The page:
Expatriate Owl

A politically-incorrect perspective that does not necessarily tow the party line, on various matters including but not limited to taxation, academia, government and religion.

Tuesday, October 11, 2005

How Safe is Your Personal Information in the Hands of the Tax Collector?

The U.S. Treasury Inspector General for Tax Administration ("TIGTA") has released a report with the self-explanatory title "Increased IRS Oversight of State Agencies is Needed to Ensure Federal Tax Information is Protected." TIGTA Report No. 2005-20-184 is available on the Internet in pdf and html format.

By way of some very basic backgrounding, the Internal Revenue Service has certain sensitive information regarding each and every individual taxpayer in America. This information, if offered at public auction to the identity thief community, would no doubt command a very sumptuous price.

In order to enforce the tax laws, the IRS has a need to know personal information such as our names, addresses, social security numbers, names of our spouses and children, salaries, and employers. An IRS auditor who examines the books and records of a taxpayer is exposed to additional sensitive information about the taxpayer, including bank and brokerage account numbers, and account numbers of credit cards. And also the identities of the donees to whom the taxpayer made charitable contributions, which can give good insight as to the taxpayer's political, social and religious orientation, which leaves an opening for abuse if such personal sentiments differ from those of the IRS auditor.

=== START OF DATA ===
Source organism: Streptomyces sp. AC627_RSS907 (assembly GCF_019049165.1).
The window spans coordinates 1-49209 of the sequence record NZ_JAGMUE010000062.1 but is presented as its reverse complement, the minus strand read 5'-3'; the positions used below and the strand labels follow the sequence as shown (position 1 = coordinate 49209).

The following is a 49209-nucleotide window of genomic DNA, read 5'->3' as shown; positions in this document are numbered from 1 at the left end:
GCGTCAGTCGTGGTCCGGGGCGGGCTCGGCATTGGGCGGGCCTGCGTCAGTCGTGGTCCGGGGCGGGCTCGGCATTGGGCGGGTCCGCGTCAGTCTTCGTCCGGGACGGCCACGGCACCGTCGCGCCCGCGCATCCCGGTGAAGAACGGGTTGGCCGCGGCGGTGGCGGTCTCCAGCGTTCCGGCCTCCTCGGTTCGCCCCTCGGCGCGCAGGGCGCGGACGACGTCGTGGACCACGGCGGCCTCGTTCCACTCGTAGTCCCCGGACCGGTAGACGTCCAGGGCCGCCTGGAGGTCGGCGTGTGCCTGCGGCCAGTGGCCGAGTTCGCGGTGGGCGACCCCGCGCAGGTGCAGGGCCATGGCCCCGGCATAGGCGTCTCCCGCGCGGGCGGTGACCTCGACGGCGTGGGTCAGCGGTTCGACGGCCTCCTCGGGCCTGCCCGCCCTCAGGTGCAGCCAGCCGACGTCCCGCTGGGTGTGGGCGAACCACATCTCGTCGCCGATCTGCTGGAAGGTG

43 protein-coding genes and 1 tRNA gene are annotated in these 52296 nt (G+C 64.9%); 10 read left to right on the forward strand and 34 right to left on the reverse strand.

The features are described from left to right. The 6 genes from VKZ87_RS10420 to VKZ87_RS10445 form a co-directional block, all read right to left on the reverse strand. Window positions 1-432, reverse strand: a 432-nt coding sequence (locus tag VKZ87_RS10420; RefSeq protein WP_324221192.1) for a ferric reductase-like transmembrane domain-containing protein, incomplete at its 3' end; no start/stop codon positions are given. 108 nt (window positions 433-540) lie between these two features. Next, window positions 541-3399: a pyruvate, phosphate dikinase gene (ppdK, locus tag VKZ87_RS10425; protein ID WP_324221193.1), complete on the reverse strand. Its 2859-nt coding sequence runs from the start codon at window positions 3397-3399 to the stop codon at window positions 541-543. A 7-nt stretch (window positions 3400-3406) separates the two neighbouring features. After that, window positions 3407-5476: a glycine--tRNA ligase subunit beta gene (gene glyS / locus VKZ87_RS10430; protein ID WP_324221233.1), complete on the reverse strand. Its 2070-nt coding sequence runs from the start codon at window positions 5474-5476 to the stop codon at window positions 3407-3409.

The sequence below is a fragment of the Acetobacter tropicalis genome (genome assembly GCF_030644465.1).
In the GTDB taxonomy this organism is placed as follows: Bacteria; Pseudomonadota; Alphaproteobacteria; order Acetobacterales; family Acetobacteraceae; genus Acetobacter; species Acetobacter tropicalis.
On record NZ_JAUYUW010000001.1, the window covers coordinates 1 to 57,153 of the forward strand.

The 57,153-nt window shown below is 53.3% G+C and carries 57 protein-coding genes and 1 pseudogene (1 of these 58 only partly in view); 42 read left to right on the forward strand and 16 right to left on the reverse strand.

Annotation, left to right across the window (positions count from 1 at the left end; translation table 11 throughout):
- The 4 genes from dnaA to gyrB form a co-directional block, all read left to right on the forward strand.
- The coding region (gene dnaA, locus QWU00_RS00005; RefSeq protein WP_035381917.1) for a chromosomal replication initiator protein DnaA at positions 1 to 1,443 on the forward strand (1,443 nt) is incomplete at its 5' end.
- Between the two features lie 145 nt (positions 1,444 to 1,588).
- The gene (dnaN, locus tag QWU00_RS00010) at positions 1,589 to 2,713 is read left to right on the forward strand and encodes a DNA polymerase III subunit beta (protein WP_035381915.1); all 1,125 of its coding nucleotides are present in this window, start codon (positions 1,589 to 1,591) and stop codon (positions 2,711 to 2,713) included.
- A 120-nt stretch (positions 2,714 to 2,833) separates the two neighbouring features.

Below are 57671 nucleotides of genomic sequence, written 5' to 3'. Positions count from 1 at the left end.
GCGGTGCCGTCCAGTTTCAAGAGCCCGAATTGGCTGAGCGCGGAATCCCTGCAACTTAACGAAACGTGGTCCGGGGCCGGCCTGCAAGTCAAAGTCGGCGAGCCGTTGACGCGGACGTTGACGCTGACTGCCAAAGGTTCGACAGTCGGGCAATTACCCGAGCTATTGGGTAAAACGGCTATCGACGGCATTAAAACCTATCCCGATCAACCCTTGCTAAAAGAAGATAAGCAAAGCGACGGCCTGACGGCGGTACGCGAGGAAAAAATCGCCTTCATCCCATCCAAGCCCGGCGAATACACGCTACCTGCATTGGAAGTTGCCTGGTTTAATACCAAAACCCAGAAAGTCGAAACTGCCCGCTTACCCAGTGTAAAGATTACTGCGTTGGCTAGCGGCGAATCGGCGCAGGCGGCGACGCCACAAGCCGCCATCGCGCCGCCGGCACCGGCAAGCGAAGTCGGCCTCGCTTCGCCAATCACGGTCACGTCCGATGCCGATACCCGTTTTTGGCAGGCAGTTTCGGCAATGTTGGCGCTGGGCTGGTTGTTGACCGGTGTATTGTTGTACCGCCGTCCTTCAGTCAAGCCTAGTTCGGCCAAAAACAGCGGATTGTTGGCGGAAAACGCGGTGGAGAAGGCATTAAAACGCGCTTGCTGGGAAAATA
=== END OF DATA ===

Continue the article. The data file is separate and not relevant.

The IRS shares this taxpayer information with the various state taxation authorities. So now, the TIGTA evinces great concern that at least some of the state tax departments with whom the IRS shares the tax info leave much to be desired as far as security is concerned. That's scary!

What is even scarier is that when TIGTA vetted its draft report to the IRS Office of Mission Assurance and Security Services ("MA&SS") for comment, MA&SS did not agree with TIGTA's recommendations because IRS takes the position that the state tax authorities are not bound by the requirements of the Federal Information Security Management Act ("FISMA"). Fortunately, the MA&SS has indicated that it grudgingly would effectively implement TIGTA's recommendations pending a definitive ruling on the applicability of FISMA to the state tax bureaucracies.

The whole thing does not leave us with any great sense of confidence or security in our tax collectors, state or Federal.

As a postscript, within a week after TIGTA released Report No. 2005-20-184, the United States Attorney for the Eastern District of Pennsylvania announced that a Philadelphia IRS contact representative now stands charged with abusing her access to the IRS data systems for personal financial gain. A copy of the criminal information document is available here.

If indeed the charges can be proven, this is a very serious criminal offense because, if left unpunished, it would give the public one more reason to not comply with the tax laws.

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